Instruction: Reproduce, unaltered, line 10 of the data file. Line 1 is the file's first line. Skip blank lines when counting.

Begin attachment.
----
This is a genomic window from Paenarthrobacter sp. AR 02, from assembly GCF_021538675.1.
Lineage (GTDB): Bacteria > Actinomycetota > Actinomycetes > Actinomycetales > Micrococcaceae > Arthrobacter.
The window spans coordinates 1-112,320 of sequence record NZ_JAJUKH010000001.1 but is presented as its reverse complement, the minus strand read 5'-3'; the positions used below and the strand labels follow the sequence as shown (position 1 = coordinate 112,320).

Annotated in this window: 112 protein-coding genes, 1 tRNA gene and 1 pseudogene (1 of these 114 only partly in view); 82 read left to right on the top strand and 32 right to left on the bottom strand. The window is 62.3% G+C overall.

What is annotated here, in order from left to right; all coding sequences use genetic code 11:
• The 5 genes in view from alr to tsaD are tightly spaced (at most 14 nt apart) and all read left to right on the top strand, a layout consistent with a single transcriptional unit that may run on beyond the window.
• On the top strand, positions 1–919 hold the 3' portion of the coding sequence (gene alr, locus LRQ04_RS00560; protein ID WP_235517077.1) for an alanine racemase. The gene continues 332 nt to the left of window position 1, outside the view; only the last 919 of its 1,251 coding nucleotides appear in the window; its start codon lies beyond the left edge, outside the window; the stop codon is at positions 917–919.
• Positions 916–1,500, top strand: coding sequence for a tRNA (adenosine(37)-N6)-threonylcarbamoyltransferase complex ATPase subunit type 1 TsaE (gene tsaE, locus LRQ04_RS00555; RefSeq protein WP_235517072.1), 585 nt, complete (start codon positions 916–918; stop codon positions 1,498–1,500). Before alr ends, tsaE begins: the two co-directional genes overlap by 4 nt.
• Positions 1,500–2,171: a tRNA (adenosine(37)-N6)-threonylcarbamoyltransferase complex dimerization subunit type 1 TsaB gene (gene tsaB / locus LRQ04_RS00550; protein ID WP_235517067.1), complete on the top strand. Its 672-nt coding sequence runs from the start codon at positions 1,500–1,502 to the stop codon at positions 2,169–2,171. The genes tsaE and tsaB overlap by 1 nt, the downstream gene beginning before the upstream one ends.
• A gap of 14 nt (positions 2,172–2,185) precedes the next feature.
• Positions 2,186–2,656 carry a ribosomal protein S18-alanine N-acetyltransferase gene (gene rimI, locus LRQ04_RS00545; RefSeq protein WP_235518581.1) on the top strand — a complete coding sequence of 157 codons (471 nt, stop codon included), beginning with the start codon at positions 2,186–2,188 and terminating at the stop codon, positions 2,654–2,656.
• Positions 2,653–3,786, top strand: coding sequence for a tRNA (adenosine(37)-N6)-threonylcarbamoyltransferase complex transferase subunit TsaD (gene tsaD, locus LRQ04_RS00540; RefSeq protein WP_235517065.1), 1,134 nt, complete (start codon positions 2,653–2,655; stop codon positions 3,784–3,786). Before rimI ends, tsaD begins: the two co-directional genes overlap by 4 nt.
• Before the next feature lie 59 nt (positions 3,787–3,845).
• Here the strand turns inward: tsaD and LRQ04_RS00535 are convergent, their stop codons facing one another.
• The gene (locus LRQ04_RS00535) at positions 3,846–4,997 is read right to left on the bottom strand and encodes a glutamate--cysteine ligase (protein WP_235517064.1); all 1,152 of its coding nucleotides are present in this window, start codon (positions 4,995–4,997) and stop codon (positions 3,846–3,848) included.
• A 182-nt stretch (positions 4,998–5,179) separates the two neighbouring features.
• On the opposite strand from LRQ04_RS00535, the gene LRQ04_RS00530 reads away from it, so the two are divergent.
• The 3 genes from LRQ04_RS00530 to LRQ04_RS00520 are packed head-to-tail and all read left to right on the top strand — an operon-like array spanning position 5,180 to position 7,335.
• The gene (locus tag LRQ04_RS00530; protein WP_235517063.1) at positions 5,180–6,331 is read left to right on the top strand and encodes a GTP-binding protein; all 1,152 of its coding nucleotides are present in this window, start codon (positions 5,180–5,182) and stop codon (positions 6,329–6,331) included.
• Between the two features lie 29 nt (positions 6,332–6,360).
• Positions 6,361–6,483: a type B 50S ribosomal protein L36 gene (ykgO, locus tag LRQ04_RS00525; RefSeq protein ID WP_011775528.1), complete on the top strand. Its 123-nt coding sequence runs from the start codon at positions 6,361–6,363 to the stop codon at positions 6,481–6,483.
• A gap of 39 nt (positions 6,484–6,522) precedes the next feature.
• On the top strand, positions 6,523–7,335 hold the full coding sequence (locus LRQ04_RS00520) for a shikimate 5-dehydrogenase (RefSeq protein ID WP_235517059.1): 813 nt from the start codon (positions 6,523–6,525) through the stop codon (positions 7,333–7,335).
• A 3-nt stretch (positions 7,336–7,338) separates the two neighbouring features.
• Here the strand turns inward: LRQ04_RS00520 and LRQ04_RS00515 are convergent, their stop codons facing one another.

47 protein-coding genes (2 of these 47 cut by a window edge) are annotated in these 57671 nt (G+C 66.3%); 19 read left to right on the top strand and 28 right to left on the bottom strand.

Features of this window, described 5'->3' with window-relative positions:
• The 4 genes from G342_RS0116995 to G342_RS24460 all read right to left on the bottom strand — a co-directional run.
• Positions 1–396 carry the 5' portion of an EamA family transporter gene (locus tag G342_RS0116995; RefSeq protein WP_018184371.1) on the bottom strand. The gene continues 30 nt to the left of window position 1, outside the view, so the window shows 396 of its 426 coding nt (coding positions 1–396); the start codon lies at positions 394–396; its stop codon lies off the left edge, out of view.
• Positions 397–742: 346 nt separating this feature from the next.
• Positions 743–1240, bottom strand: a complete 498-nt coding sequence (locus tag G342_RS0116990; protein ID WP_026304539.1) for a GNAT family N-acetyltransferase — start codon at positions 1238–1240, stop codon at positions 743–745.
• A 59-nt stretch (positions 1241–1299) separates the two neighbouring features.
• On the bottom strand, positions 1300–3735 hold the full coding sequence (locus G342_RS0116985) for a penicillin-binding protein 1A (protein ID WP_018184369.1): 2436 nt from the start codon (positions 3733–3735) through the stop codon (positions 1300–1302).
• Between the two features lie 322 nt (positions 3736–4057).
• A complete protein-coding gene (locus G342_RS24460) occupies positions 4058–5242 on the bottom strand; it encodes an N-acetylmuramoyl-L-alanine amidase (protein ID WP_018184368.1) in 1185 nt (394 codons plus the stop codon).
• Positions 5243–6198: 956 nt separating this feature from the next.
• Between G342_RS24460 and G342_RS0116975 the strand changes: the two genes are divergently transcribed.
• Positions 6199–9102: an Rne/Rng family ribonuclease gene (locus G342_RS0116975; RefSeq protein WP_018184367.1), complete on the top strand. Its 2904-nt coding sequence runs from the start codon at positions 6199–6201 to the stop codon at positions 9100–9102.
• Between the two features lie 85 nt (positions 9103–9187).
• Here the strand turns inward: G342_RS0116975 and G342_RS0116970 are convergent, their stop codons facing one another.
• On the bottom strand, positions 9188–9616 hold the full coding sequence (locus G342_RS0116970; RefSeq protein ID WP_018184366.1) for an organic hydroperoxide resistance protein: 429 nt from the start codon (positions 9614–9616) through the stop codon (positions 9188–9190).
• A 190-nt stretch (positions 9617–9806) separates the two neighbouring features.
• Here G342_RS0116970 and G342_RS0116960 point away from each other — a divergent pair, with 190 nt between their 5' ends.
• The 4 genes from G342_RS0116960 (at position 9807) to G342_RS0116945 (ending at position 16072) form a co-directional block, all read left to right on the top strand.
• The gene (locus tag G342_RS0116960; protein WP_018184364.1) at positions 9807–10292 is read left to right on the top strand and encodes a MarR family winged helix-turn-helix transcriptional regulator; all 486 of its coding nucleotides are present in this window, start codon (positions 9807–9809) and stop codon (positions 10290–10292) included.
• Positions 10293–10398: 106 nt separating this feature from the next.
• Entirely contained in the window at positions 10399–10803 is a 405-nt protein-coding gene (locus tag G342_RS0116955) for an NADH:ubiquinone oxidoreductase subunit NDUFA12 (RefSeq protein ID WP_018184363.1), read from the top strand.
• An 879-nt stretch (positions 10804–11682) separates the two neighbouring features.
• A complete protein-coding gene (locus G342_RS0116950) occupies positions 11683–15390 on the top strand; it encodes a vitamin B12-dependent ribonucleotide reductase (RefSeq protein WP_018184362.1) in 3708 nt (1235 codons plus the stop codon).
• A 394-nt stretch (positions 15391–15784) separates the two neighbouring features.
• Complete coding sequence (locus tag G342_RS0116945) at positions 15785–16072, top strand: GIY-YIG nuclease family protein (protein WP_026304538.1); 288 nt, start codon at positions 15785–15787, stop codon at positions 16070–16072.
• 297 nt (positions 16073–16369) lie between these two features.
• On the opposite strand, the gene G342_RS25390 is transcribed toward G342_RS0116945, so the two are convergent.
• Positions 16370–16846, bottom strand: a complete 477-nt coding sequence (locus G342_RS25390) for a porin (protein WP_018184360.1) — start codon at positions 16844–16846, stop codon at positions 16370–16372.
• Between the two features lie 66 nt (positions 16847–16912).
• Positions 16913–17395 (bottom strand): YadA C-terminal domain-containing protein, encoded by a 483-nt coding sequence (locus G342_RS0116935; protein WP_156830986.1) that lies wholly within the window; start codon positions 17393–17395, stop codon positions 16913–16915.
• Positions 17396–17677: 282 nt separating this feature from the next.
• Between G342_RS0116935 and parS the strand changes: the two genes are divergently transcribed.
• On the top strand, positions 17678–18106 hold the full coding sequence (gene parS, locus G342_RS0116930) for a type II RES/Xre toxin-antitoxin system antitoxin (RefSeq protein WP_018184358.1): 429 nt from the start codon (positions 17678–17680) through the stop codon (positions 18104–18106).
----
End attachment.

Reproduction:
• A gap of 14 nt (positions 2,172–2,185) precedes the next feature.